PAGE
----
The best hydroponic garden system
As supermarket produce prices and instances of food recalls rise, interest in at-home gardening systems has also increased. Hydroponic growing systems don't require soil and take up minimal room compared to traditional, soil-based garden beds and containers. While hydroponic growing isn't necessarily a wholesale substitute for the supermarket produce aisle, it's an easy and convenient way to grow additional greens in the comfort of your own home.
If your outdoor space is nonexistent or not suitable for growing your own food, consider taking your efforts indoors with a hydroponic gardening system, like our top choice, the AeroGarden Bounty Elite, which is quick and efficient and features an easy-to-use touchscreen. To learn more, keep reading.
Considerations when choosing hydroponic garden systems
A hydroponic system doesn't necessitate the same space sacrifice as other gardening methods, but you'll still need a dedicated spot for your new growing tool. Decide where you'll keep it and make sure that the system you choose will comfortably fit.
How many plants do you want to grow? Are you interested in cultivating a few herb plants for cooking purposes? Or are you keen on growing full-sized edibles, such as tomatoes and peppers? Certain systems accommodate more plants than others.
Start with easy-to-grow plants like lettuce, spinach, and other greens. Beginner growers should avoid root vegetables, as they require a significant amount of substrate for success.
For maximum convenience, select a hydroponic growing system with a built-in light. Otherwise, you'll need to place the system near a window that receives plenty of sunlight.
A device with a built-in light requires an outlet, so keep that in mind when considering placement. If you're interested in growing in the winter, we suggest choosing a system with a light since even the sunniest window may not provide enough sun. Cold-sensitive plants may also be vulnerable when placed next to a chilly window pane.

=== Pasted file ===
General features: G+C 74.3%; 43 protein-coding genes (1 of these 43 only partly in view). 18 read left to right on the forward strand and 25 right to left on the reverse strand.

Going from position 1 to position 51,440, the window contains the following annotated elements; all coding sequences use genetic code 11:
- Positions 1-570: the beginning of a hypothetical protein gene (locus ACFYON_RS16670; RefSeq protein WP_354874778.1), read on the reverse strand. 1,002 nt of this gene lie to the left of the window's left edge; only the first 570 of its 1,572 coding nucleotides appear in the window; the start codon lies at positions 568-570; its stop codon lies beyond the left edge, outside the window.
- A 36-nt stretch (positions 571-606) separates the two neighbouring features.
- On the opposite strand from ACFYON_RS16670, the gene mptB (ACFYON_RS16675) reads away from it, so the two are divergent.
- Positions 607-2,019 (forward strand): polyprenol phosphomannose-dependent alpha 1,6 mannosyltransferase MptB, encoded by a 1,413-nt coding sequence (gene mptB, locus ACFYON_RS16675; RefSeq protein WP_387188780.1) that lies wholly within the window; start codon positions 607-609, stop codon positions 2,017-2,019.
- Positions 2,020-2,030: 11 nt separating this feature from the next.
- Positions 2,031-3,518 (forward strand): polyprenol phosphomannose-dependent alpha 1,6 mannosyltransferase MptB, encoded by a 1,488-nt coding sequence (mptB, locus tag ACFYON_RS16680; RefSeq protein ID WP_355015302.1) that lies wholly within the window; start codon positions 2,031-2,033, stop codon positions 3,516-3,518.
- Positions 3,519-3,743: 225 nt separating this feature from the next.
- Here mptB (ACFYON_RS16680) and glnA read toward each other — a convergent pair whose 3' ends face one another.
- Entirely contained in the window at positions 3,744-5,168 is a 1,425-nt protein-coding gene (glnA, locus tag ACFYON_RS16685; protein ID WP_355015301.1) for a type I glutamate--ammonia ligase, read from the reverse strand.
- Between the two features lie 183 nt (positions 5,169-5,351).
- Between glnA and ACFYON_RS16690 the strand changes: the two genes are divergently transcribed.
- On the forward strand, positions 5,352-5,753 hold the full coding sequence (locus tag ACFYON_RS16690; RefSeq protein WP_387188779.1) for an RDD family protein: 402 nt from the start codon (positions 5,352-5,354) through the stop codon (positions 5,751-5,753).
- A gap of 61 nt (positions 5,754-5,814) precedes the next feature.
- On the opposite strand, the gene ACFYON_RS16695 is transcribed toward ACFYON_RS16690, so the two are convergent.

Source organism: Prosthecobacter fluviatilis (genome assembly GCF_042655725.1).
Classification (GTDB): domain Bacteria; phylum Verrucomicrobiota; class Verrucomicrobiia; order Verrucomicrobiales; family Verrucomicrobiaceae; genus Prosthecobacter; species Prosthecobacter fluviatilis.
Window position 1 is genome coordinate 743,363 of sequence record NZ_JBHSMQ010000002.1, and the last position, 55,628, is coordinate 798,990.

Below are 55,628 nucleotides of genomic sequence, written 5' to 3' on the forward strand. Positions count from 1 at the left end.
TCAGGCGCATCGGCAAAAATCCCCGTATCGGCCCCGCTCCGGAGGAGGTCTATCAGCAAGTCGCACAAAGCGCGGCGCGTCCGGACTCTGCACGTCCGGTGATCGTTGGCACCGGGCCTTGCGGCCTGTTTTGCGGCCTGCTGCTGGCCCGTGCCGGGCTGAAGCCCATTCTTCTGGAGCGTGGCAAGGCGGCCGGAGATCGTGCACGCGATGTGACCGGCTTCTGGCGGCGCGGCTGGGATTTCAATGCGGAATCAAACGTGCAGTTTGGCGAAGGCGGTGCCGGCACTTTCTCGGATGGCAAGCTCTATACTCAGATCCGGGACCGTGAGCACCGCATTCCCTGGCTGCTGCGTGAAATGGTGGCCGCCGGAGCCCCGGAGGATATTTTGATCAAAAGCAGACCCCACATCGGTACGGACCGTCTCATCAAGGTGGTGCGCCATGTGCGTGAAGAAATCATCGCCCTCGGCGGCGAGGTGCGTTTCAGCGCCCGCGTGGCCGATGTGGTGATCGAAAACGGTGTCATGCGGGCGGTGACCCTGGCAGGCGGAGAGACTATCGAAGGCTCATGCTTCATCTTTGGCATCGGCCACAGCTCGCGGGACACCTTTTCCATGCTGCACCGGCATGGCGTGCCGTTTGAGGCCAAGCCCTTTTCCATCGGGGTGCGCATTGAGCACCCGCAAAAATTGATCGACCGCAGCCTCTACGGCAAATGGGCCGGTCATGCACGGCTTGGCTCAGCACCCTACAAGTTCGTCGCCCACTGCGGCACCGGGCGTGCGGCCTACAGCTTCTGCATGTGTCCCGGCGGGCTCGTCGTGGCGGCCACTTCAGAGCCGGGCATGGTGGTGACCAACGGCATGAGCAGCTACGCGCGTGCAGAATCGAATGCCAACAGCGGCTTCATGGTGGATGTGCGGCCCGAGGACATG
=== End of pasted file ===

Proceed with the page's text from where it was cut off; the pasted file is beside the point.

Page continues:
Individual plant needs vary, but the majority of plants like ambient temperatures to be between 65°F and 75°F. Tropical plants, however, require a minimum temperature of at least 80°F.
There are a variety of hydroponic gardening system designs on the market, from compact, tabletop, water-based growing vessels to slim, tube-like configurations. Vertical, wall-mounted systems save space, but not everyone has the room to accommodate these more substantial models.
An air pump prevents your plants from losing access to oxygen. A quality aeration system also keeps roots healthy and mixes nutrients inside the water reservoir. When considering placement of your gardening system, remember that an air pump may emit considerable noise. Opt for accessories rated at 45 decibels or less.
Plants in a hydroponic system don't have soil from which to absorb nutrients, so a nutrient mix is essential for your plant life to survive.
Choose a pre-mixed solution for added convenience or select a system that includes nutrient mix right in the package.
Intermediate and advanced growers may prefer to use their own dry fertilizers to create a DIY nutrient mix.
Certain plants need substrate material for optimum root growth and support. Tomatoes grown in straight water without substrate material may topple over, for example. Suitable substrates include peat moss, sponge, or clay pebbles.
Hydroponic gardening systems cost anywhere from $25 to over $100. Larger, more complex systems fall higher on the pricing scale.
Q. Do I need to test the pH of my nutrient solution?
A. The majority of edible plants require a pH between 5.5 and 6.5 for optimal growth. The wrong pH can throw the entire growing system out of whack, cutting off plant root access to nutrients. The best time to test the pH is after you add nutrients to your system.
Q. Do I need to clean my hydroponic garden system?
A. A quick wipe down to get rid of dust should be done regularly. You should also refill the nutrient solution about once a week.
Hydroponic garden systems we recommend
Best of the best: AeroGarden's Bounty Elite
Our take: A nifty, compact, hydroponic device for growing herbs and other edibles indoors.
What we like: Quick and efficient. Excellent customer service. Touchscreen is a joy to use.
What we dislike: Expensive.
Best bang for your buck: SavvyGrow's DWC Hydroponic System Growing Kit
Our take: An easy-to-use system that's ideal for beginners.
What we like: Contains all the hardware you'll need to start growing hydroponically. Easy-to-follow instructions. Includes substrate.
What we dislike: You'll need to buy nutrients and seeds separately. Some reports of leakage.
Our take: A non-electronic system for those who prefer to keep their gardening activities outdoors.
What we like: No electronic parts, so it's safe to use outdoors. User-friendly. Instructions are thorough.
What we dislike: No built-in light, so you'll need to put it in a spot that receives plenty of sun.
Steph Coelho is a writer for BestReviews. BestReviews is a product review company with a singular mission: to help simplify your purchasing decisions and save you time and money. BestReviews never accepts free products from manufacturers and purchases every product it reviews with its own funds.
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